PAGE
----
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(so that the school-time is passed in a state of " labour and sorrow,) arises mostly from the crabbed and difficult methods of instruction, which are too often imposed upon them; and that therefore all attempts to reduce the number of the difficulties, which, like so many thorns, are laid in their way, and to' render the paths of instruction pleasant and easy, will encourage and invite their attention, even to the study of the most difficult authors, among the foremost of which we may rank Juvenal and Persius. Should the present publication be found to answer this end, not only to school-boys, but to those also who would be glad to recover such a competent knowledge of the Latin tongue, as to encourage the renewal of their acquaintance with the Classics, (whose writings so richly contribute to ornament the higher and more polished walks in life, and which none but the ignorant and tasteless can undervalue,) it will afford the Editor an additional satisfaction. Still more, if it prove useful to foreigners; such I mean as are acquainted with the Latin, and wish to be helped in their study of the English language, which is now so much cultivated in many parts of Europe.

The religious reader will observe, that God, who " in “ times past suffered k all the nations (@ayta ta stvy, . e. “ all the heathen) to walk in their own ways, nevertheless “ left not himself without witness," not only by the outward manifestations of his power and goodness, in the works of creation and providence', but by men also, who, in their several generations, have so far shewn the work of the law written in their hearts , as to bear testimony against the un

o cation ;

h “ The books that we learn at school are generally laid aside, with this prejudice, that they were the labours as well as the sorrows of our childhood and edu

but they are among the best of books : the Greek and Roman authors have a spirit in them, a force both of thought and expression, that later ages have “ not been able to imitate.” Bp. BURNET, Past. Care, cap. vii.

' Quod enim munus reipublica afferre majus, meliusve possumus, quam si docemus atque erudimus juventutem? Cic. de Divin, lib. ii. 2. k See WHITBY on Acts xiv, 16. Comp. Rom. i. 19, 20. with Acts xiv. 17.

See Rom. ii. 15.


righteousness of the world in which they lived. Hence we find the great apostle of the Gentiles, Acts xvii. 28. quoting a passage from his countryman, Aratus of Cilicia, against idolatry, or imagining there be gods made with hands. We find the same apostle" reproving the vices of lying and gluttony in the Cretans, by a quotation from the Cretan poet Epimenides, whom he calls “ a prophet of their own," for they accounted their poets writers of divine oracles. Let this teach us to distinguish between the use and abuse of classical knowledge, when it tends to inform the judgment, to refine the manners, and to embellish the conversation; when it keeps a due subordination to that which is divine, makes us truly thankful of the superior light of God's infallible word, and teaches us how little can be truly known° by the wisest of men, without a divine revelation; then it has its use: still more, if it awakens in us a jealousy over ourselves, that we duly improve the superior light with which we are blessed, lest the very heathen rise in judgment against us. the contrary, it tends to make us proud, vain, and conceited, to rest in its attainments as the summit of wisdom and know- , ledge ; if it contributes to harden the mind against superior information, or fills it with that sour pedantry which leads to the contempt of others; then I will readily allow, that all our learning is but “ splendid ignorance and pompous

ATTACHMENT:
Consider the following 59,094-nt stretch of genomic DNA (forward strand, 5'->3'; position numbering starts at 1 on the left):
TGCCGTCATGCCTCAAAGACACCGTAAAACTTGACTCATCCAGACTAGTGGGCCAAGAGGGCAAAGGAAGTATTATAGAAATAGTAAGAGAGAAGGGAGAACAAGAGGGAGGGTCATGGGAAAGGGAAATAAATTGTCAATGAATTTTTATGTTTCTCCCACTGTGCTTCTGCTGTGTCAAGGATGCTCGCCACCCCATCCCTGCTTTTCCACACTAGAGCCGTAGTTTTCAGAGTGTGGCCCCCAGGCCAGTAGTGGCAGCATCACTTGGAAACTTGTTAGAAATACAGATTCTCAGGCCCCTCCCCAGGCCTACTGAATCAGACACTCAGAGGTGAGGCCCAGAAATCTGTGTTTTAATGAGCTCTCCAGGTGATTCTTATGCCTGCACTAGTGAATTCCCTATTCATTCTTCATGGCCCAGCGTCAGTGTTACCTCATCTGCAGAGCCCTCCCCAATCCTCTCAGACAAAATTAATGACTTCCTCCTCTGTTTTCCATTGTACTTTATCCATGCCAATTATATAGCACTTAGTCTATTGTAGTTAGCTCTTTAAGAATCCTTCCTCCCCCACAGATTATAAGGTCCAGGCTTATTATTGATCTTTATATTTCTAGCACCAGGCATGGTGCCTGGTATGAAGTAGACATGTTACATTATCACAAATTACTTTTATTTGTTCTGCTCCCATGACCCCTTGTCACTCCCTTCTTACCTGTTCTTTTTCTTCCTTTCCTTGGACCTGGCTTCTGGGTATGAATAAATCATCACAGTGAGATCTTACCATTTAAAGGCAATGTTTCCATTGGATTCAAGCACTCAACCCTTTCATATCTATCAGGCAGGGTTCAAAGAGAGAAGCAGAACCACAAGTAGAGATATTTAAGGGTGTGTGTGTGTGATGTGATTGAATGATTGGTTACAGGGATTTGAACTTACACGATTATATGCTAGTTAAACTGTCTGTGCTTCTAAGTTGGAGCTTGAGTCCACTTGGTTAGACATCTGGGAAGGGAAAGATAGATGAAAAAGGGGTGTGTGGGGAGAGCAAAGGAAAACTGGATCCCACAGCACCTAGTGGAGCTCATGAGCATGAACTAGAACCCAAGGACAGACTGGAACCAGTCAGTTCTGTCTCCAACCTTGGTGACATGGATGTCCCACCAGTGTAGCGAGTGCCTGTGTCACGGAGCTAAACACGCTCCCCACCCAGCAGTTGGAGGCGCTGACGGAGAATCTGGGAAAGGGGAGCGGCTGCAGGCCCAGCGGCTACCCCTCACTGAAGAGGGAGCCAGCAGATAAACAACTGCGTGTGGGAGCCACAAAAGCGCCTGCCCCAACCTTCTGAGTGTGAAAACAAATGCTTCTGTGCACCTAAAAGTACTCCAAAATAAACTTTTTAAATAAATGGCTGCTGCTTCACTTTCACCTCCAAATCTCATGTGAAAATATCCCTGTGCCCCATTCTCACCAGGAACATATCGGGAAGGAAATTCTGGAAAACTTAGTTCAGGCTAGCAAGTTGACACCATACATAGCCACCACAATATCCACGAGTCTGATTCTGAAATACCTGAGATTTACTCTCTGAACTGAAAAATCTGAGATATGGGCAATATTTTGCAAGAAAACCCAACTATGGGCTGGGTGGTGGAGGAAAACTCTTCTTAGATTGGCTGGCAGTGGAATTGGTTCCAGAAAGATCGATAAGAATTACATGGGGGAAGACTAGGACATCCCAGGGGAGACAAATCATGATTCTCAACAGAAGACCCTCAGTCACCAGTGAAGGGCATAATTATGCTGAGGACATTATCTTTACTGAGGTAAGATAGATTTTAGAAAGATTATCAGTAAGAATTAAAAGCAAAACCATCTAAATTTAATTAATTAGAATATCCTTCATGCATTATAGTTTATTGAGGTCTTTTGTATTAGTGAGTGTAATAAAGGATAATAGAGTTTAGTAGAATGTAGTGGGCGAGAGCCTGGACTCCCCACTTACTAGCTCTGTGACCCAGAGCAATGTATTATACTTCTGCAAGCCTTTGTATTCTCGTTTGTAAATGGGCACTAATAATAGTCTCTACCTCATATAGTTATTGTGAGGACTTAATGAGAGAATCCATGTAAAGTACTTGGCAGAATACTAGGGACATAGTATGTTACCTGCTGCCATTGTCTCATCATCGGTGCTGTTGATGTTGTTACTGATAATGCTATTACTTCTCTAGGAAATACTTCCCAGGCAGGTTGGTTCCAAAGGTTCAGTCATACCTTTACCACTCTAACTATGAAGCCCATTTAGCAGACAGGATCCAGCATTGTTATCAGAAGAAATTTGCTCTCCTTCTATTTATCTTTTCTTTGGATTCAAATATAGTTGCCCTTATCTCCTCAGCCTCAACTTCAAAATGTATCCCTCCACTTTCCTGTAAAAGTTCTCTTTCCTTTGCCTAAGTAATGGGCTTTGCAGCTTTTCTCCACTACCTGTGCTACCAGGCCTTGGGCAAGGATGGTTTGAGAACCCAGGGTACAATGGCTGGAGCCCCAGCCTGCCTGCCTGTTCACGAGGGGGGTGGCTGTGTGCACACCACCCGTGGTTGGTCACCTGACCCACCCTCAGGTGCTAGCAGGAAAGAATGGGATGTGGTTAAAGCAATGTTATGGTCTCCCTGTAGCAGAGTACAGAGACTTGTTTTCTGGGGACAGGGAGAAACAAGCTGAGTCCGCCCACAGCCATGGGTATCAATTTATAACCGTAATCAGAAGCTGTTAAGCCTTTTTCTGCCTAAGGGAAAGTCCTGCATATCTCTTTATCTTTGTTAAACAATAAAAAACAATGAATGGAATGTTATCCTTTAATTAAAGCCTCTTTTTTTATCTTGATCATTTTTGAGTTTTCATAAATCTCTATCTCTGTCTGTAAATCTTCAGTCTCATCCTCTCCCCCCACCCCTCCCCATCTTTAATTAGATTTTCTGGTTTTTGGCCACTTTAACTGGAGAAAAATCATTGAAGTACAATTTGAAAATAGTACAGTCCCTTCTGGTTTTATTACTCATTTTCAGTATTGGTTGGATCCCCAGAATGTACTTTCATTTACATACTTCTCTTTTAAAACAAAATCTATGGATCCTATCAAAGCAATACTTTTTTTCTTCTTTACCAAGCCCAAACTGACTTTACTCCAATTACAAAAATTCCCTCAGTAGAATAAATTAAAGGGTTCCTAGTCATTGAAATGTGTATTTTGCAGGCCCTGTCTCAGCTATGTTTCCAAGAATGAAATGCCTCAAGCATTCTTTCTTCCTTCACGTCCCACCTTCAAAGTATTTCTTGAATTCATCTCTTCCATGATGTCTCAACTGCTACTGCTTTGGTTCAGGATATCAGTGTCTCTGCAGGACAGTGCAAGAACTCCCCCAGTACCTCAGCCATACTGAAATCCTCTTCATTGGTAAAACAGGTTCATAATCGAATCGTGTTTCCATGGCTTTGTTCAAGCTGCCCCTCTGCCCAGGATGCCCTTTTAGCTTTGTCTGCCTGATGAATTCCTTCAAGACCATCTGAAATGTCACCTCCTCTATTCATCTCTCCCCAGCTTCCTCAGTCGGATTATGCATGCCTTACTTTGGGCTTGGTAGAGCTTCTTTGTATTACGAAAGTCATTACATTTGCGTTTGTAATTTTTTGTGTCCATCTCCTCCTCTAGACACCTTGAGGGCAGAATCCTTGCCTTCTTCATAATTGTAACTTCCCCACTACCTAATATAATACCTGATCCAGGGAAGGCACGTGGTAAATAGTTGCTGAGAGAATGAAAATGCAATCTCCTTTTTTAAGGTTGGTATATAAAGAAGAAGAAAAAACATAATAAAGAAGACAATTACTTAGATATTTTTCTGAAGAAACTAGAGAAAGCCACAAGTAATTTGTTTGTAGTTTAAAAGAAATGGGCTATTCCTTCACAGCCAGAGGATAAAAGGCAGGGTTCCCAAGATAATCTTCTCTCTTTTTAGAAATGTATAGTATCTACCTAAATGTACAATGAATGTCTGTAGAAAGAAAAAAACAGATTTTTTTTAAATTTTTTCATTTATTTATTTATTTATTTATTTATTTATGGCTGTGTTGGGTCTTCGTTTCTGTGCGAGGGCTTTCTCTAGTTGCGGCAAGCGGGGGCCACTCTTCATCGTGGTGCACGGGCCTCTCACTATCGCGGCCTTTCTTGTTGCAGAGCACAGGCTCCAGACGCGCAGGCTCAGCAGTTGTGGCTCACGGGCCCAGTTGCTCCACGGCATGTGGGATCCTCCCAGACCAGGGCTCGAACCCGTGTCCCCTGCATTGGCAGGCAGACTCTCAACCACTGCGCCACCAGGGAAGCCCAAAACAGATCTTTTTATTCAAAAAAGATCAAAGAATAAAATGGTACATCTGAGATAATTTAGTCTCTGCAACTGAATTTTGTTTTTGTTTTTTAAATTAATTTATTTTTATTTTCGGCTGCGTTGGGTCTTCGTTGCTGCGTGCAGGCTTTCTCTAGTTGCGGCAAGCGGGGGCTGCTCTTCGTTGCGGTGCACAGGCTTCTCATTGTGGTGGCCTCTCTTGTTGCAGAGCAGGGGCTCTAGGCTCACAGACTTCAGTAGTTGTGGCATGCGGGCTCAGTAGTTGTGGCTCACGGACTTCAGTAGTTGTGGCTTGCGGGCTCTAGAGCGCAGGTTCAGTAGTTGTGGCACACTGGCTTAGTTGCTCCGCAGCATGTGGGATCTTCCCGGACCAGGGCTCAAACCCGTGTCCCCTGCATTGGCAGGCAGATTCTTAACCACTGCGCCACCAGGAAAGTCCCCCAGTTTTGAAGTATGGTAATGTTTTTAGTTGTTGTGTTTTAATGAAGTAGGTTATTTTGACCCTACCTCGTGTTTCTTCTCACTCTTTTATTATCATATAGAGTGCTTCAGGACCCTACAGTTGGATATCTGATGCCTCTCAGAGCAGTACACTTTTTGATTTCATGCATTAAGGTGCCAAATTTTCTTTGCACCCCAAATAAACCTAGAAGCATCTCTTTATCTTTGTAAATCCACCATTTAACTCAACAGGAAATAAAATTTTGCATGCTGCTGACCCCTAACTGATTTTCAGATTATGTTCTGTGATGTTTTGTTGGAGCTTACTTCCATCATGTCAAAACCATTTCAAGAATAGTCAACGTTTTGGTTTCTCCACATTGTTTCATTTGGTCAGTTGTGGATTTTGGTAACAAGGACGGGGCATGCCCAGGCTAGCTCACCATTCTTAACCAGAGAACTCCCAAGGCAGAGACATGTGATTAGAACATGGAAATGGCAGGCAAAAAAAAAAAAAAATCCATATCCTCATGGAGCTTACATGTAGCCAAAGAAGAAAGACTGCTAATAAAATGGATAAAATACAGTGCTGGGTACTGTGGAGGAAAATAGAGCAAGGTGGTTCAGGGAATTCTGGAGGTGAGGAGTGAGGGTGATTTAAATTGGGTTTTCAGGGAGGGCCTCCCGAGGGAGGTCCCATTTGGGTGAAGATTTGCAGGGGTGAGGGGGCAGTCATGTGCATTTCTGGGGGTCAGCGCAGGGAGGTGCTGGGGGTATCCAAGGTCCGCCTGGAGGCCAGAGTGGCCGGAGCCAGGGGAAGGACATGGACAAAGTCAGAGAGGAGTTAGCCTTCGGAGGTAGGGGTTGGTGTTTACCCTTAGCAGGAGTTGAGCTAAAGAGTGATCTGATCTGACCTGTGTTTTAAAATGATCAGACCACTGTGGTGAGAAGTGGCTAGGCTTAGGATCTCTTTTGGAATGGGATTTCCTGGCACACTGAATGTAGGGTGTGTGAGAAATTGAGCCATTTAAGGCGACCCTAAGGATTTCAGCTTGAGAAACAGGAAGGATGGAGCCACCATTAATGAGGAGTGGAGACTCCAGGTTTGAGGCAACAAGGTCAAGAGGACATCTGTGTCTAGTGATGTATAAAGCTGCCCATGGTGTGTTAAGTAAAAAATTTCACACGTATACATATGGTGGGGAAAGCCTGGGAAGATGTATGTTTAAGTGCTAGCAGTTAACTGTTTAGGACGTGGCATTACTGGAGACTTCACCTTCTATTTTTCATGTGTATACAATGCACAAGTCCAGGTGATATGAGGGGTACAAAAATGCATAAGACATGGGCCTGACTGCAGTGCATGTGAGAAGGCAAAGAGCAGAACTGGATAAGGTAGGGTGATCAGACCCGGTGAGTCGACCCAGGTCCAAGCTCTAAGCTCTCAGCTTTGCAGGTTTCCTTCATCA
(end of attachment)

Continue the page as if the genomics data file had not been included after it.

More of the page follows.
If, on

“ folly."

n Tit. i. 12.

o I Cor. i. 20, 21.

P Luke xii, 47, 48.

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ARGUMENT. JUVENAL begins this satire with giving some humourous

reasons for his writing : such as hearing, so often, many ill poets rehearse their works, and intending to repay them in kind. Next he informs us, why he addicts himself to satire, rather than to other poetry, and gives a summary and gene

ral view of the reigning vices and follies of his time. He SEMPER ego auditor tantum ? nunquamne reponam, Vexatus toties rauci Theseïde Codri ? Impune ergo mihi recitaverit ille togatas,

When a

Satires.] Or satyrs. Concerning this the poet by their applauses. See sat. word, see Chambers's Dictionary: vii. 1. 40–4. Persius, prolog. 1. 7. and

Line 1. Only a hearer.] Juvenal com note. Hor. lib. i. sat. iv. 1. 73, 4. plains of the irksome recitals, which the

Repay.] Reponam here is used scribbling poets were continually making metaphorically; it alludes to the borrowof their vile compositions, and of which ing and repayment of

money. he was a hearer, at the public assemblies, man repaid money which he had borwhere they read them over. It is to be rowed, he was said to replace it-repoobserved, that, sometimes, the Romans nere. So our poet, looking npon himmade private recitals of their poetry, self as indebted to the reciters of their among their particular friends. They compositions for the trouble which also had public recitals, either in the they had given him, speaks as if he intemple of Apollo, or in spacious houses, tended to repay them in kind, by writwhich were either hired, or lent, for the ing and reciting his verses, as they had purpose by some rich and great man, done theirs. Sat. vii. 1. 40-4. "PERwho was highly honoured for this, and stus, prolog. 1. 7. Hor. lib. i. sat. iv. who got his clients and dependents to- 1. 73, 4. gether on the occasion, in order to in 2. Theseis.] A poem, of which Thecrease the audience, and to encourage seus was the subject.

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